A meeting of ‘Peaceful Coexistence,' convened by the Forest Department at Munnar on Saturday, decided to take some urgent steps to prevent attacks by animals in the estate areas, and to monitor whether the traditional elephant corridors had been blocked resulting in animals treading to human-inhabited areas.
The meeting was held in the wake of an incident in which a wild elephant trampled to death an estate worker at Kadalar last week. Several incidents of human-animal conflicts have been reported from the estate areas recently.
Munnar Divisional Forest Officer Induchoodan told The Hindu that red and green lights would be set up in human-occupied areas to alert people about unsafe and safe places. “This has been done in Valpara and was proved a success,'' he said. One of the reasons for the increased incidence of man-animal conflict was the lack of awareness among people of animal behaviour. “One should not enter the critical distance area of a wild animal and people often breach the rule. There is a personal boundary for each animal and man should respect it,” he said.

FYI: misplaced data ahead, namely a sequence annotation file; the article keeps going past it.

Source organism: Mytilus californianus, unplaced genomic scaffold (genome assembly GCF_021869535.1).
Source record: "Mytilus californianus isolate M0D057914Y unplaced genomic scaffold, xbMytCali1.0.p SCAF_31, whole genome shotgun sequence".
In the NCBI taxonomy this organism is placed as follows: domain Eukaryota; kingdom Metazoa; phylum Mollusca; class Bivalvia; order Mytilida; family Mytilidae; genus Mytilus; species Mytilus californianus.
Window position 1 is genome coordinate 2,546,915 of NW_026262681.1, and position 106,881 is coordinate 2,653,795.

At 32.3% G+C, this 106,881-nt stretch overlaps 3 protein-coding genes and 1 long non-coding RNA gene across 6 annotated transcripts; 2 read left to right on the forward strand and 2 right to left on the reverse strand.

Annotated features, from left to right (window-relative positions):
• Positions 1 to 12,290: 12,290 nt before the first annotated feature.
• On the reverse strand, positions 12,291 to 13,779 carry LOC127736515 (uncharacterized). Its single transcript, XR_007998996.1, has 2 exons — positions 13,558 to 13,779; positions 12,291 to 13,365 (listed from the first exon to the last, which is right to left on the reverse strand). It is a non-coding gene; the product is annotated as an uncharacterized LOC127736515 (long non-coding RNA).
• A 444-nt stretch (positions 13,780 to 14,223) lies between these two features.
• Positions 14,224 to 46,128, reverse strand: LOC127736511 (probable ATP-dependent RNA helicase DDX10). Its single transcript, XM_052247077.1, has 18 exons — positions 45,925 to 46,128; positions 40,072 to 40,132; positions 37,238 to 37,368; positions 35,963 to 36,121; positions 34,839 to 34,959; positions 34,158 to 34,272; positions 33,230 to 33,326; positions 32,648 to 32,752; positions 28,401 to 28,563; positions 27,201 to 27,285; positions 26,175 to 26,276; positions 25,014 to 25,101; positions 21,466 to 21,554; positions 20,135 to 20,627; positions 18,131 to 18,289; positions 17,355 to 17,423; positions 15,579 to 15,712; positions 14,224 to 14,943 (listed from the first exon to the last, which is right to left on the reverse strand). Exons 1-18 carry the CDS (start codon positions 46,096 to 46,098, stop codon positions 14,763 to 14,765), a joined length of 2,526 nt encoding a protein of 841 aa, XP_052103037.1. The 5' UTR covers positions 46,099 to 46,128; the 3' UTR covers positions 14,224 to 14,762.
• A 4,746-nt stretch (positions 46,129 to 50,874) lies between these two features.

The main areas where wild elephants enter are Kadalar, Kallar, and Anayirangal dam. “If people have been rehabilitated in these areas, blocking the traditional path of wild elephants, a memorandum will be submitted to the government to consider rehabilitating them to safer areas,'' he said. People complained that in Kadalar two elephants often moved in human-inhabited areas. A three-member team had been appointed to monitor the elephants for three months, and steps would be taken to drive them to the core forest areas, he said.
Eucalyptus plants would be removed and indigenous varieties of trees would be planted in forests, he said. If bamboo varieties were planted in a big way, the elephants wandering out for want of food could be prevented, he said.